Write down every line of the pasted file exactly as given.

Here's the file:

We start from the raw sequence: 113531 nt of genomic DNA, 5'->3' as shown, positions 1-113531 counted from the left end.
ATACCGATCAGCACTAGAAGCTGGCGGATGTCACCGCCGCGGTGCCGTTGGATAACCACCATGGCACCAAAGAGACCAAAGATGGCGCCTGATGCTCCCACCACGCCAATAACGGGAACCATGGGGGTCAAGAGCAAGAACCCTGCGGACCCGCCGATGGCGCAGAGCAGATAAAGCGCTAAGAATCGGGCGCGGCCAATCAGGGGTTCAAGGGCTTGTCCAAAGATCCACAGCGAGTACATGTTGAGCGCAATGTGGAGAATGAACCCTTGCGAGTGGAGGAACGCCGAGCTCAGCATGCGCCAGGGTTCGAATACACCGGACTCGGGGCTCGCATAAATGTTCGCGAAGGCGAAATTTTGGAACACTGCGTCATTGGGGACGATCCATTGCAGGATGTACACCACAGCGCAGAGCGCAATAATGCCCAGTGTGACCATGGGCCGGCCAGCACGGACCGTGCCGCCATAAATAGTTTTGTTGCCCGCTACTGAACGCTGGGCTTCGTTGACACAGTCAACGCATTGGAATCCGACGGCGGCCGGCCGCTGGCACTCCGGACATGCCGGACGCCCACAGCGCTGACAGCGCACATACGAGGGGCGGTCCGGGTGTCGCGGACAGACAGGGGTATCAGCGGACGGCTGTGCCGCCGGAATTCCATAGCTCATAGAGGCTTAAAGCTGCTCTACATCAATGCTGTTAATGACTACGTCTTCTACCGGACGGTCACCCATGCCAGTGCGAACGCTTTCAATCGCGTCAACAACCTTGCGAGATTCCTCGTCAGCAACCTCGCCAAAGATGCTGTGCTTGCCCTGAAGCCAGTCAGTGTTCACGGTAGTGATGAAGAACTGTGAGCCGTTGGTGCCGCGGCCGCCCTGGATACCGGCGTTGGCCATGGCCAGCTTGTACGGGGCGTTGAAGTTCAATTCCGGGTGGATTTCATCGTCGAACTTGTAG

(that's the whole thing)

We start from the raw sequence: 113531 nt of genomic DNA, 5'->3' as shown, positions 1-113531 counted from the left end.
ATACCGATCAGCACTAGAAGCTGGCGGATGTCACCGCCGCGGTGCCGTTGGATAACCACCATGGCACCAAAGAGACCAAAGATGGCGCCTGATGCTCCCACCACGCCAATAACGGGAACCATGGGGGTCAAGAGCAAGAACCCTGCGGACCCGCCGATGGCGCAGAGCAGATAAAGCGCTAAGAATCGGGCGCGGCCAATCAGGGGTTCAAGGGCTTGTCCAAAGATCCACAGCGAGTACATGTTGAGCGCAATGTGGAGAATGAACCCTTGCGAGTGGAGGAACGCCGAGCTCAGCATGCGCCAGGGTTCGAATACACCGGACTCGGGGCTCGCATAAATGTTCGCGAAGGCGAAATTTTGGAACACTGCGTCATTGGGGACGATCCATTGCAGGATGTACACCACAGCGCAGAGCGCAATAATGCCCAGTGTGACCATGGGCCGGCCAGCACGGACCGTGCCGCCATAAATAGTTTTGTTGCCCGCTACTGAACGCTGGGCTTCGTTGACACAGTCAACGCATTGGAATCCGACGGCGGCCGGCCGCTGGCACTCCGGACATGCCGGACGCCCACAGCGCTGACAGCGCACATACGAGGGGCGGTCCGGGTGTCGCGGACAGACAGGGGTATCAGCGGACGGCTGTGCCGCCGGAATTCCATAGCTCATAGAGGCTTAAAGCTGCTCTACATCAATGCTGTTAATGACTACGTCTTCTACCGGACGGTCACCCATGCCAGTGCGAACGCTTTCAATCGCGTCAACAACCTTGCGAGATTCCTCGTCAGCAACCTCGCCAAAGATGCTGTGCTTGCCCTGAAGCCAGTCAGTGTTCACGGTAGTGATGAAGAACTGTGAGCCGTTGGTGCCGCGGCCGCCCTGGATACCGGCGTTGGCCATGGCCAGCTTGTACGGGGCGTTGAAGTTCAATTCCGGGTGGATTTCATCGTCGAACTTGTAG